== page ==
Hair loss is no longer an inevitable part of ageing. Today’s treatments can successfully halt or even reverse balding in men and women of all ages.

The average human head has about 120,000 hairs, at least 100 of which fall out every day as new growth pushes through. Extreme stress may temporarily increase hair loss, and illness, surgery, chemotherapy, diabetes, and large doses of vitamin A can all result in significant thinning. But, as most men can attest, the most common type of serious hair loss is androgenetic alopecia, or male pattern hair loss, which affects about 70% of men by the time they reach 50.

Balding in men tends to occur in a horseshoe shape on top of the skull. This is because the hair follicles in this area are genetically programmed to respond to dihydrotestosterone (DHT) a hormone derived from testosterone that shortens the growth phase of hair, resulting in thinning and balding. Strangely, hair follicles at the base of the skull do not have receptors for DHT, which is why the hair at the back of the head is not affected.

‘Hair loss is a condition that is usually inherited and gets worse with age,’ says Dr Kevin Alexander, medical director of The Hair Loss Clinic in Johannesburg. ‘For centuries, people have grudgingly accepted this, believing that there was nothing that could be done, but this is no longer so. The latest medical treatments have made it possible to halt and even reverse the problem in young and old alike.’

This is good news to people whose self-esteem shrinks along with their receding hairlines. Since Hipprocrates stirred up a remedy based on bird droppings and opium in 400 BC, there’s been a steady stream of ‘miracle’ potions and lotions that claim to restore hair. Massage and headstands have had their day, and some who’ve been desperate enough to stick their baldpates through farm fences swear by the stimulating effects of a cow’s tongue!

Fortunately, it’s no longer necessary to go gallivanting over the countryside in search of obliging farm animals. Science has now come up with a much more palatable solution: a drug that inhibits the conversion of testosterone into DHT, effectively pressing a ‘pause button’ on hair loss. As is the case with treatment for other genetically inherited conditions, the drug, Propecia, must be taken continuously.
‘Propecia will halt the balding process in 83% of men while in 66% the hair will actually grow back thicker and stronger,’ explains Dr Alexander. ‘Known side effects of this gender-specific drug are minimal, other than temporary reduced libido in 1.8 percent of men.’

‘It’s the best thing that ever happened to me,’ says JB, a Johannesburg stockbroker who has been on medication for three years. ‘I was terribly dejected, but as my hair has grown back, I’ve had a change of personality.’

To allow sufficient time for a medical reversal of the hair loss condition, medical treatment should be continued for at least a year before even considering the option of a hair transplant – a procedure that involves removing a strip of scalp from the back of the head where the hair is plentiful. The site is stitched up, and the individual follicles, which usually contain more than one hair, are carefully inserted, one to two millimetres apart, into the bald area.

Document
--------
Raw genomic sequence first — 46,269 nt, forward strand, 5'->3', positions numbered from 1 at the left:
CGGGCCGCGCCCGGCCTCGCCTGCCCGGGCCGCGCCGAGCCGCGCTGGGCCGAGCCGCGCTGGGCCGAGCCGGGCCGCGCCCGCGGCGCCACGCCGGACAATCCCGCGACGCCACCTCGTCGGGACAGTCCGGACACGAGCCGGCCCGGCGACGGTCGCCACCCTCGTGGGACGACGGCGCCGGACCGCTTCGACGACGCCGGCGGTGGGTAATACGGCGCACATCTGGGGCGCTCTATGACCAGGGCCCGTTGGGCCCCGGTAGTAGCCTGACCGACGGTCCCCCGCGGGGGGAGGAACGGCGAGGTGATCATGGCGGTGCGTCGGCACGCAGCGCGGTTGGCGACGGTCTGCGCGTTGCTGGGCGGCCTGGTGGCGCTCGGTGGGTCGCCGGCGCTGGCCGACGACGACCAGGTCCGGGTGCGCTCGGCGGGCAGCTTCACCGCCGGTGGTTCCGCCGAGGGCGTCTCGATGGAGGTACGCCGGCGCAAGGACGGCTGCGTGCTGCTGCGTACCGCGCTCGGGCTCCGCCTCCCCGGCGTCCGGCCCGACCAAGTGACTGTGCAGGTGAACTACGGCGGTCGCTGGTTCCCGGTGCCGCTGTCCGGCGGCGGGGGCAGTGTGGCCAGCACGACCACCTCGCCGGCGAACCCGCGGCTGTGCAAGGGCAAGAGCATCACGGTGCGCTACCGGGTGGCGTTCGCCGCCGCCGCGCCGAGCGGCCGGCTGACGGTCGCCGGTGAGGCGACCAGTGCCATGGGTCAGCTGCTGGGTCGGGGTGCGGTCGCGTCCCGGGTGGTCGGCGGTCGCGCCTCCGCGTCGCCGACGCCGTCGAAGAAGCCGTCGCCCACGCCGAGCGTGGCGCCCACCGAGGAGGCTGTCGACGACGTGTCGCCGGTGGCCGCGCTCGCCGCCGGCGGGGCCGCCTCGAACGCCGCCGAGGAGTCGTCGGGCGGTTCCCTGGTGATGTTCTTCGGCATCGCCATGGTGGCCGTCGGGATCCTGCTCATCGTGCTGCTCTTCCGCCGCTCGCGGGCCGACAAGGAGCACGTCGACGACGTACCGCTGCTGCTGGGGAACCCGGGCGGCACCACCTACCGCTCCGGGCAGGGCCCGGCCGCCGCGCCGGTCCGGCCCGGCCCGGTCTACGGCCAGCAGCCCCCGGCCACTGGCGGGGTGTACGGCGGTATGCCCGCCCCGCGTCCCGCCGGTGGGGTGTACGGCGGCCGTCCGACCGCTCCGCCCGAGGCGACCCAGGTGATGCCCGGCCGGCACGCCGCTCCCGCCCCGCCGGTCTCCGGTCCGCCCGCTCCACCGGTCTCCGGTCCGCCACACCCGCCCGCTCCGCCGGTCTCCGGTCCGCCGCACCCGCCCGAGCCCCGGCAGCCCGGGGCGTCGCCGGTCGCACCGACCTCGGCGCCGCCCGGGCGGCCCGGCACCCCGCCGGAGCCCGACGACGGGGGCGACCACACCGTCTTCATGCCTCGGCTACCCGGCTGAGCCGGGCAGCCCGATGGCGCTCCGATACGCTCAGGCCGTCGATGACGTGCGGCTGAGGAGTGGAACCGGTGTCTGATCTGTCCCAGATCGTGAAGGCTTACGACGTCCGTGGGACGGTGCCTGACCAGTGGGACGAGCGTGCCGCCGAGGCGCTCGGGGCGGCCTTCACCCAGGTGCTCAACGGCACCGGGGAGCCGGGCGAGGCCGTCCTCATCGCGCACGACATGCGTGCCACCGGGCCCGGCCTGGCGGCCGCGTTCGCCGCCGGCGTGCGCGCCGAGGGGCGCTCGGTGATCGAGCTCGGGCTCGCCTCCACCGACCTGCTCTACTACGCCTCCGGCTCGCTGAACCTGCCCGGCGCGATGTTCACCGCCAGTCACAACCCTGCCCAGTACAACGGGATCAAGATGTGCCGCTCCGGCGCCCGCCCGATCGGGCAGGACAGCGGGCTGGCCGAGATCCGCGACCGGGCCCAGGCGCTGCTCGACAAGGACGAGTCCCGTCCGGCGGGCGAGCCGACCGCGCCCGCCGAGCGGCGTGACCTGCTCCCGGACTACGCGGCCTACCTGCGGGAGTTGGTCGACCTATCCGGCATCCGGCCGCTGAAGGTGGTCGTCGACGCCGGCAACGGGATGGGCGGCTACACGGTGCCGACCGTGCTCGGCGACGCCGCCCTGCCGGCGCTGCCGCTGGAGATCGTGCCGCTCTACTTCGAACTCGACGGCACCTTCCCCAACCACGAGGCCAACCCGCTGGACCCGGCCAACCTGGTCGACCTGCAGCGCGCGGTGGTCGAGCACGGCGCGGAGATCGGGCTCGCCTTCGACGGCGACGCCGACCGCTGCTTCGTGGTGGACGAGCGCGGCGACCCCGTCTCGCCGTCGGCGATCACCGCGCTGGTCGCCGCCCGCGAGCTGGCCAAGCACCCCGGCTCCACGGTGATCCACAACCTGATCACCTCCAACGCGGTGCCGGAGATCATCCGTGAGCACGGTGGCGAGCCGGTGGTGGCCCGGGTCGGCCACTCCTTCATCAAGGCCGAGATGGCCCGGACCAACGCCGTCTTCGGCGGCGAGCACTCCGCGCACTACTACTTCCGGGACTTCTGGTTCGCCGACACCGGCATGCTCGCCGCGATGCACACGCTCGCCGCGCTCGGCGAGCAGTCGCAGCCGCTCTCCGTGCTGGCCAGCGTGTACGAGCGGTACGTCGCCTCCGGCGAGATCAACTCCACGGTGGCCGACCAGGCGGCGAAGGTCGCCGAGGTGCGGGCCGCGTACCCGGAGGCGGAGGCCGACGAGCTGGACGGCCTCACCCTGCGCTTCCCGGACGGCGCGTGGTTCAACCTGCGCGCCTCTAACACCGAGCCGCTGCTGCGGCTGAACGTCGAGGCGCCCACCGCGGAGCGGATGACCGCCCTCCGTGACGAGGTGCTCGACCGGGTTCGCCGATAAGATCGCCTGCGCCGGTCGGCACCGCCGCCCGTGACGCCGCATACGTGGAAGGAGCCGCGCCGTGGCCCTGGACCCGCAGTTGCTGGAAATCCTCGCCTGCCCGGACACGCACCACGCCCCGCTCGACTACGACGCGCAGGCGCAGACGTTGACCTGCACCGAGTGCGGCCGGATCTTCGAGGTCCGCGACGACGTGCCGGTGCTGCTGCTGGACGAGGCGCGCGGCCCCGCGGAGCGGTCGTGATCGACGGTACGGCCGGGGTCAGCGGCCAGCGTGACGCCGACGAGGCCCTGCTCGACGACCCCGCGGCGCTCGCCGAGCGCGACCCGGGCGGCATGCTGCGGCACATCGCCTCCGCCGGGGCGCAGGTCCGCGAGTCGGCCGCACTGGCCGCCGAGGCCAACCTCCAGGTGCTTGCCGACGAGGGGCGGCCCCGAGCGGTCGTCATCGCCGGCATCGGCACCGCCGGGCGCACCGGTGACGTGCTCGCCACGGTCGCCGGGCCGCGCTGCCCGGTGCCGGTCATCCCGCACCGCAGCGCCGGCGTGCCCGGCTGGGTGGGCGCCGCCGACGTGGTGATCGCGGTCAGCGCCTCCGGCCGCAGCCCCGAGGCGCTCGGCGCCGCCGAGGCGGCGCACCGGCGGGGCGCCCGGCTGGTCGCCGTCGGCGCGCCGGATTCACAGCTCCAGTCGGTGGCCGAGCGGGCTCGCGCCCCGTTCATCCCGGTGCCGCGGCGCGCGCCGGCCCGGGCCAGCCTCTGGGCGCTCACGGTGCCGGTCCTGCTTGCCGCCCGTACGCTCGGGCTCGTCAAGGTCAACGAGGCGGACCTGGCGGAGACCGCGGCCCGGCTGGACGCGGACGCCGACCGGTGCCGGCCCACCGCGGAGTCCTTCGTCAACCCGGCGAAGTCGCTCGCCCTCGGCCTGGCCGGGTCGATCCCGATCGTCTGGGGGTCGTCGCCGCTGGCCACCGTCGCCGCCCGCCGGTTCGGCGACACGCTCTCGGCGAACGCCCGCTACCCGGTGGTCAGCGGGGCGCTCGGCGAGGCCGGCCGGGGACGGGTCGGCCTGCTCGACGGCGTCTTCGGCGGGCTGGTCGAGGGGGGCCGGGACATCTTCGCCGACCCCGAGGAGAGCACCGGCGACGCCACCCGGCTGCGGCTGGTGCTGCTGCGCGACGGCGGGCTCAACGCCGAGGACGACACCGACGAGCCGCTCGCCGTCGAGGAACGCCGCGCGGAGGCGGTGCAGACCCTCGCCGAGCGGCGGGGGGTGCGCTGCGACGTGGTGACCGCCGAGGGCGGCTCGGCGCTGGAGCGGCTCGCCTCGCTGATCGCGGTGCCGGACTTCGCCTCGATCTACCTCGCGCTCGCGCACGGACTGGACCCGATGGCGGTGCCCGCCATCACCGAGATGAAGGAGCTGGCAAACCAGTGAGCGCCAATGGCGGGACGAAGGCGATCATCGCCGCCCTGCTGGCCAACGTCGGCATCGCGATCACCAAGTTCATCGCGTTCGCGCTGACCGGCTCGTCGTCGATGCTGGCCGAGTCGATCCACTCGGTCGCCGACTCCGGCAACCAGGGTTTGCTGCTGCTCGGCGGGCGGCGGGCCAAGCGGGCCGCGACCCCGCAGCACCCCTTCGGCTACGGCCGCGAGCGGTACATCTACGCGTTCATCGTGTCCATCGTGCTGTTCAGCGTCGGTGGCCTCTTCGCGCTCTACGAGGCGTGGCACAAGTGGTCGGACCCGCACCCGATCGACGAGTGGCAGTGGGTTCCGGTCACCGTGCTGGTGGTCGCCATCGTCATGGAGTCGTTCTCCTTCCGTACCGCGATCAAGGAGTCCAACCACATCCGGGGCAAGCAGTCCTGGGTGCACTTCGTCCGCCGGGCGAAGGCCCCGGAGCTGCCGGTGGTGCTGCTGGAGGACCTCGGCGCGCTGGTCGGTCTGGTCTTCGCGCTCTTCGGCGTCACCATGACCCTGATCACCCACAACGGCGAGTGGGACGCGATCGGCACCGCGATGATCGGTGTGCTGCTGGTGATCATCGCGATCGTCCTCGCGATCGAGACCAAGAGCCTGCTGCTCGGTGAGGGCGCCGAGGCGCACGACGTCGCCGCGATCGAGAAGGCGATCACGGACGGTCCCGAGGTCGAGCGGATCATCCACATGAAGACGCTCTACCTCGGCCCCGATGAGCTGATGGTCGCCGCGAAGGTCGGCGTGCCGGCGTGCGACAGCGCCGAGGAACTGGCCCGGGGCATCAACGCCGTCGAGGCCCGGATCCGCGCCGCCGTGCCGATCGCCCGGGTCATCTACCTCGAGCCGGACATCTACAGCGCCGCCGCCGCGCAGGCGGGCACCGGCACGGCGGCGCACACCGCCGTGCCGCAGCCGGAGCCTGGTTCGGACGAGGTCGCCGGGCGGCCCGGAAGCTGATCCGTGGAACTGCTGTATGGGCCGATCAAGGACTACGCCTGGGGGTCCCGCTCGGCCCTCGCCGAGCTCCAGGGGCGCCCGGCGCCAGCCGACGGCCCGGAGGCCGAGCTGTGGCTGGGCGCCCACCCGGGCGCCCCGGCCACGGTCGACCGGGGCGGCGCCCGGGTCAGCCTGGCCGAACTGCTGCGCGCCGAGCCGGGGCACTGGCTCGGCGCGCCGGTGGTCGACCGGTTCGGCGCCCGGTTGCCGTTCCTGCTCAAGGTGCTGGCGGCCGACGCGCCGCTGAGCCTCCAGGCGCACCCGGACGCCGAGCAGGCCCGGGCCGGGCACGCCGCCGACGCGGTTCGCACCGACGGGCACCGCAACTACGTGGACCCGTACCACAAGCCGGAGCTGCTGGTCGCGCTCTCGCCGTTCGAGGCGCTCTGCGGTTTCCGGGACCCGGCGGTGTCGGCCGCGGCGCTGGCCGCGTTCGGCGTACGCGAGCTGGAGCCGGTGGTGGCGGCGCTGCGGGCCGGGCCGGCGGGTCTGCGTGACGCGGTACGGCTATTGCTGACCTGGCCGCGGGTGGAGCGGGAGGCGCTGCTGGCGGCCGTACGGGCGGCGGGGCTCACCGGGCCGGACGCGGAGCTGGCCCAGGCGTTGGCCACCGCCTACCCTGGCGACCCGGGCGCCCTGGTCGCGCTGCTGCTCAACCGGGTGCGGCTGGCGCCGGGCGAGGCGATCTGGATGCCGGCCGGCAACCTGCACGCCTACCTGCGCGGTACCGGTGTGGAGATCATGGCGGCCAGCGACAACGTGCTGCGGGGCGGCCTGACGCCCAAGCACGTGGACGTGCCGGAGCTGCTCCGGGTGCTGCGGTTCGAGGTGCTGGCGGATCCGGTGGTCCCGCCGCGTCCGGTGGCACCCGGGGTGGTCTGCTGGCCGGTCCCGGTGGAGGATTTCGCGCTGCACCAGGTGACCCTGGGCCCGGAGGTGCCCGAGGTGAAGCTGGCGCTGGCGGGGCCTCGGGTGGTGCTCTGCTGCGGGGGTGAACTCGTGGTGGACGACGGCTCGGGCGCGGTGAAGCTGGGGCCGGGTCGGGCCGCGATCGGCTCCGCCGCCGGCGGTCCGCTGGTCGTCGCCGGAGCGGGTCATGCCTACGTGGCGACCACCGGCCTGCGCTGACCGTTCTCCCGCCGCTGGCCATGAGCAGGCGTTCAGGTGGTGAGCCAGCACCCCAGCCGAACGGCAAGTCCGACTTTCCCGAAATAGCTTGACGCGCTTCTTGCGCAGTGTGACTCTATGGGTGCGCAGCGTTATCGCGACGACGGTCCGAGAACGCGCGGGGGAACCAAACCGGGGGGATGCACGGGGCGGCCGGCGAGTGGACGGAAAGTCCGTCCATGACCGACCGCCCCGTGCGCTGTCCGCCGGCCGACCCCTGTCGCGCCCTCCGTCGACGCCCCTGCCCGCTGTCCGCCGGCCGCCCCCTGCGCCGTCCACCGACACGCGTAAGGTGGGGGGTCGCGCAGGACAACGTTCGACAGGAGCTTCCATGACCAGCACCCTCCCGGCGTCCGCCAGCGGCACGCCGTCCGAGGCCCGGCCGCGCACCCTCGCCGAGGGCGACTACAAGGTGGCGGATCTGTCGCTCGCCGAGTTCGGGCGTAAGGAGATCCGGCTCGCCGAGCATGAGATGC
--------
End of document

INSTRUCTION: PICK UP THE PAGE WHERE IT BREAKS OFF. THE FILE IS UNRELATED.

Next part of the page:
To transplant 1000 hairs costs between R10,000 and R15,000. It’s impossible to recreate the density of hair that grows naturally, so transplant surgery should ideally be used to patch a receding hairline or plug small areas of thinning hair. Often, medical treatment combined with surgery gives the best results.

Androgenetic alopecia does not only affect men. Equal numbers of men and women inherit the trait from either side of the family, going back as far as six generations. But because men have 400 times more testosterone, it is more severe in their case. However, 40% of women suffer androgenetic hair loss, which tends to occur all over the head, especially after menopause when there is less oestrogen available to counteract testosterone. Because widespread thinning means that there is no satisfactory site from which to take hair for transplant, medication tends to be the only option for women.

‘There is a gender-specific drug for women and a prescription topical lotion that is highly effective,’ says Dr Alexander. ‘In women, we are able to achieve a 90% success rate through medication alone.’
While a balanced diet and lifestyle are essential to overall health, few cases of hair loss are caused by diet alone. ‘Iron is important for hair growth, but only extreme deficiency would result in visible hair loss,’ he says. ‘Treating the condition with hair vitamin supplementation or other natural remedies is unlikely to be successful; however, we are seeing results with these new prescription tablets and lotions that a few years ago were thought impossible to achieve.’

Johannesburg couple Marlene and John Thompson have both been on Dr Alexander’s medication program for a year. Although 20 years older than his wife, John’s results are equally as good, and the bonus for him is that his hair is growing back stronger and darker.
‘We are both very happy,’ says Marlene. ‘I noticed a change in two months, and there’s been a thousand percent improvement since then. I now have a full head of shiny, healthy hair, which has done wonders for my self-confidence.  But, like dieting, you have to be diligent and stick to the treatment or you won’t see results. The important thing is that you don’t have to accept hair loss. Something can be done.’
Dr Kevin Alexander can be contacted at: (011) 450 4400
For more information about hair loss, see www.hairloss.co.za

Article Reproduced with permission.